Las Vegas, Nevada may conjure up images of Elvis, show girls or the Rat Pack.
These days, though, there’s much more to southern Nevada than gambling, glitz and shows. Like many other cities around the country, Las Vegas has been working on diversifying its economy and nurturing a high-technology ecosystem.
Instrumental in the emerging high-tech focus has been Downtown Project, the brainchild of Internet entrepreneur and Zappo’s founder Tony Hsieh. Downtown Project is a $350-million investment to revitalize downtown Las Vegas through real estate investments, investments in small businesses and investments in high-tech startups.
Downtown Project is the umbrella organization that functions similarly to a holding company, and has underneath its auspices a number of different business interests including real estate developments and investment funds for small businesses as well as high-technology startup companies.
Under the Downtown Project umbrella is VegasTech Fund, a seed stage investment fund.
George Moncrief, 40, and co-founder of Raster Media is the entrepreneur in residence at VegasTech Fund. His job is to help high-tech startups meet their potential through mentoring and in turn help build a vibrant tech community in downtown Las Vegas.
VegasTech Fund has appropriated $50 million to invest in startups and Moncrief said they have deployed a little over $30 million of that over the last four years in about 160 companies.
One such company is Rolltech, named after the bowling app that is available for iOS and Android users. The app allows bowlers to automatically track their scores and stats both over a period of time as well as in real time. Rolltech users can also see how they rank against other Rolltech users throughout the United States and even the world.
Rolltech founder and chief executive officer Rich Belsky said that the app is used in more than 40 countries and in more than 3,000 bowling centers.
Belsky moved to Las Vegas from Pennsylvania after graduating from the University of Pittsburgh with his law degree in 2005. When first arriving in Vegas, Belsky wrote for a Poker magazine and produced video for the company. After leaving his writing gig, Belsky started managing professional poker players. But in the wake of an indictment following United States v. Scheinberg — often referred to as Black Friday in the poker world — the poker business crumbled and Belsky started consulting and advising small businesses.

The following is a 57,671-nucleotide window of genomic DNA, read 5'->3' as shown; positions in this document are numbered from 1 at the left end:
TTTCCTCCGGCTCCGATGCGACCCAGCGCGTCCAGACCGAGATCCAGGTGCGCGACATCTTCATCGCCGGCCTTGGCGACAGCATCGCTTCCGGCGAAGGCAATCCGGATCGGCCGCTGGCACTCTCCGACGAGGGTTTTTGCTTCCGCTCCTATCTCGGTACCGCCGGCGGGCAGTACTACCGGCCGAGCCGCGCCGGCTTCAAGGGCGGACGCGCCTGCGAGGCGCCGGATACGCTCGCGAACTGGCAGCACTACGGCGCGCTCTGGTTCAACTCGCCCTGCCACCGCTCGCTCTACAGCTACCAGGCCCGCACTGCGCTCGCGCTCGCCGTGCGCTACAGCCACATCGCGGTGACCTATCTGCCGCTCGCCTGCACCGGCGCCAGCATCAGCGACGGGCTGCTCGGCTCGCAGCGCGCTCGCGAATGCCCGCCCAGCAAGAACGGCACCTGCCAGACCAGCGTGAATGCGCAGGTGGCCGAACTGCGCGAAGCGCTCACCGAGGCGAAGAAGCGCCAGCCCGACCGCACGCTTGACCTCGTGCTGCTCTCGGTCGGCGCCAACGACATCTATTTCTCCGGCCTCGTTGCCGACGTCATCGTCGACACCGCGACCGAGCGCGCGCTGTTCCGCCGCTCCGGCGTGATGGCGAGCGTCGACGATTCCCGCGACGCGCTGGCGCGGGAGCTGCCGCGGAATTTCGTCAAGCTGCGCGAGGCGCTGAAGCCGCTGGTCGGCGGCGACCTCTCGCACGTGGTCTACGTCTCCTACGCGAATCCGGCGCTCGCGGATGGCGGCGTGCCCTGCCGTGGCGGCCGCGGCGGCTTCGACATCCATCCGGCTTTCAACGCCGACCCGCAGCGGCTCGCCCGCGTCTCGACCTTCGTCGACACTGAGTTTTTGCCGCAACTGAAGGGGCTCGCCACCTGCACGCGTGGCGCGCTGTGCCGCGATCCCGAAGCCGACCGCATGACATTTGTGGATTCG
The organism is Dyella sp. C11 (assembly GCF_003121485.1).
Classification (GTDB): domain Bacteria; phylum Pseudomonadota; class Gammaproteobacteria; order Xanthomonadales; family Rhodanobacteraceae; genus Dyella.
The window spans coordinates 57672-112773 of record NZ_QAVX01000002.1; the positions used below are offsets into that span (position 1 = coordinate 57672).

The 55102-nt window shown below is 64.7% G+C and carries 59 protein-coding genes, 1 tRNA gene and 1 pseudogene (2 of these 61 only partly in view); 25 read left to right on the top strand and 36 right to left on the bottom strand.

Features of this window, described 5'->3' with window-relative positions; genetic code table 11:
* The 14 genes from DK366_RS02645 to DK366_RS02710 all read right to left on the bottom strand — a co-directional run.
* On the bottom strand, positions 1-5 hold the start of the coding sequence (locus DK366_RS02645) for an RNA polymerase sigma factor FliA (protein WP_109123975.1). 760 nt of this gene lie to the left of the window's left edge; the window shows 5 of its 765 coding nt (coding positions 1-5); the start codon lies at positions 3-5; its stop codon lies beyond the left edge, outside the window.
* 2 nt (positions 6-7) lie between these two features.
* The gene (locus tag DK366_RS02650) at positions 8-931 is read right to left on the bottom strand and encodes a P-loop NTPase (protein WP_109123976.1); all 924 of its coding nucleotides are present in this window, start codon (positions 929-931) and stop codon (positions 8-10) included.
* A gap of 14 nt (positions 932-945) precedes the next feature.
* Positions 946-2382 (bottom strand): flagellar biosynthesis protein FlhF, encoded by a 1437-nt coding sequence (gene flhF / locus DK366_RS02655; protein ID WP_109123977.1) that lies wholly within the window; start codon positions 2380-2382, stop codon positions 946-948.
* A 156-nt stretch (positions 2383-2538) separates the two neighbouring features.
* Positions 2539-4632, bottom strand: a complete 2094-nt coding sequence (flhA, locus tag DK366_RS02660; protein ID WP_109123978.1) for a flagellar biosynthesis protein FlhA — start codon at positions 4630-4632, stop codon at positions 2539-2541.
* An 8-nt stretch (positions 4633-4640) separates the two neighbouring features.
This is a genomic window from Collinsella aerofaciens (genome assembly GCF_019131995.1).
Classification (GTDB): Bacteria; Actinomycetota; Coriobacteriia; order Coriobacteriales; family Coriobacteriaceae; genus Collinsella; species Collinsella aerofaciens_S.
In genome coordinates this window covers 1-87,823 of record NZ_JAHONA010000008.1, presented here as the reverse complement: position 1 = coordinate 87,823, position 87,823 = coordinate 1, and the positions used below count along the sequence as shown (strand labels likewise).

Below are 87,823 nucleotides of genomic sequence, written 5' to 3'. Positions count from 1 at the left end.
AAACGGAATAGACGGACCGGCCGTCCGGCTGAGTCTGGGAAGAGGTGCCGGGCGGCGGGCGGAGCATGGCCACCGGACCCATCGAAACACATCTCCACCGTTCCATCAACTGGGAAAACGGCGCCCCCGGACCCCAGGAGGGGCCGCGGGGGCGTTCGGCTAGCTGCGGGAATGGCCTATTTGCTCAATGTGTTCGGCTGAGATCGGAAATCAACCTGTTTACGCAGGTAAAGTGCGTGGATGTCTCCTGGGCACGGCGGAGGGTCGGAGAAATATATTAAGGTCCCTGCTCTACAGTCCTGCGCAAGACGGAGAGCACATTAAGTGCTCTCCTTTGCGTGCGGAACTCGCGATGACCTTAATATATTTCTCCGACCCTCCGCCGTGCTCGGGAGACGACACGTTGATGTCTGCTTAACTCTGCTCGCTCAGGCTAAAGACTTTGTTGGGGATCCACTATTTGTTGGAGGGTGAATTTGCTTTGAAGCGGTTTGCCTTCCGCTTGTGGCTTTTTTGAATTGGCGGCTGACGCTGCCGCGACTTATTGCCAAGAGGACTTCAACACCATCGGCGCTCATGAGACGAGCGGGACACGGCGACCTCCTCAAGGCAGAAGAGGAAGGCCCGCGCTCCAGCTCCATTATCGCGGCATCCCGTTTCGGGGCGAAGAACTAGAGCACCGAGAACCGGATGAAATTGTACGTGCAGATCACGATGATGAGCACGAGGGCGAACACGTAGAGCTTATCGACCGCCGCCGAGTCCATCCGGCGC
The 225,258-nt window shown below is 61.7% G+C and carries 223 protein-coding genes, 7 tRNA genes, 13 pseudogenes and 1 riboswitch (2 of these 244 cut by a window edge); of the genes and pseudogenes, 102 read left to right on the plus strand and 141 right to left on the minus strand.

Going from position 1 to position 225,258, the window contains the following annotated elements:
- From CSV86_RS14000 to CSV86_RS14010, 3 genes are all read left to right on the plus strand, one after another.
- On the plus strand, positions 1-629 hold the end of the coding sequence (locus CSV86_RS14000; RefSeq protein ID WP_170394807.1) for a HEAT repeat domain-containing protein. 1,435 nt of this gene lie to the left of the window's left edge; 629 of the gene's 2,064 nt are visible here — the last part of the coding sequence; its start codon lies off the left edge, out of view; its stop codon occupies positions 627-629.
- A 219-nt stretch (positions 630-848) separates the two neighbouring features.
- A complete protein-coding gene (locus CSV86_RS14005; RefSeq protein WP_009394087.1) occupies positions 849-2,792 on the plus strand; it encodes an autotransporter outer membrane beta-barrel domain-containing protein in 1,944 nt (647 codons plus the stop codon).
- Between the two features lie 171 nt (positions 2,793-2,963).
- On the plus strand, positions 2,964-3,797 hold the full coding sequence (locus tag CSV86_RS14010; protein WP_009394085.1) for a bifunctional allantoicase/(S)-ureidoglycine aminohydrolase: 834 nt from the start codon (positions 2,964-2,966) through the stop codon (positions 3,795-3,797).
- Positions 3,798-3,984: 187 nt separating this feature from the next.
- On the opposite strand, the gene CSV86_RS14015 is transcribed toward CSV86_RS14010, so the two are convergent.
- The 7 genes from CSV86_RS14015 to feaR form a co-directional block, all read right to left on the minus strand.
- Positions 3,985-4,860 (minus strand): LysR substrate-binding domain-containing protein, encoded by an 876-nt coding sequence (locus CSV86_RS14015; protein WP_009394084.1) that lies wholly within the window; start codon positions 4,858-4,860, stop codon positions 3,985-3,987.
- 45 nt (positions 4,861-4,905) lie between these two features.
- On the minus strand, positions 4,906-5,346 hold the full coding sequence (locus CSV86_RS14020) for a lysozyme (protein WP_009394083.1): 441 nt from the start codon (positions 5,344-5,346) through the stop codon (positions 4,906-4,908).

After a few years hiatus from the sport, he started bowling in a local league with some friends and watched his game improve. It was then that he got the idea for Rolltech. He initially raised funding for the project from his friends and family and hired an out-of-town developer “to get things kicked off.”
It was about that same time that Belsky also started attending weekly “Jellies,” or meetings for those who were interested in technology startups. Held in an attic above a coffee shop, the Jellies were organic, not sponsored by any large company, just a by-product of interested locals. The Jellies gave people the opportunity to learn, but also gave them the chance to pitch ideas to others who were interested in the high-tech scene.
As Moncrief said, the Jellies drew large crowds. “The meetings just blew up.”
“The idea was to create collisions,” he said, referring to the well-known catch-phrase that entrepreneurship is a contact sport and collisions are required for success. “That’s when the magic happens.”
Though he already had a developer for his app, Belsky met his first in-town developer at one of the Thursday night Jellies.
“And that’s when it all really took off in earnest,” he said, adding that working side-by-side with a developer as opposed to long distance made all the difference for him. “There’s so much energy when people are in a room working together.”
Shortly thereafter, Belsky said, he realized to get the app operational they needed more capital and met with VegasTech Fund and Moncrief. The rest is history.
Moncrief said VegasTech Fund is interested in early stage startup companies that, like Rolltech, have a product that is ready to go to market. But it’s more than just the product that VegasTech Fund is interested in; it’s the people behind the product. It’s about living, working and playing in Las Vegas and, more importantly, about being involved and giving back to the community.
Moncrief said location initially wasn’t a priority for VegasTech Fund but now it wants to focus more startups located in the Las Vegas area, which means those outside of Nevada would have to move in.
“We don’t try to hard sell it,” Moncrief said of the Las Vegas location. “We want them to come out and we want it to be good for them and good for us.”
Rolltech’s Belsky says among those in the high-tech hub in Las Vegas there is “an ethos of offering to the community what you have received from it. And that generates a community with a lot of heart and a nurturing ecosystem of support.”
While the Las Vegas entrepreneurial movement benefitted from a $350-million endowment not all cities and counties have those kinds of benefactors. However, it doesn’t mean that the entrepreneurial spirit doesn’t’ soar.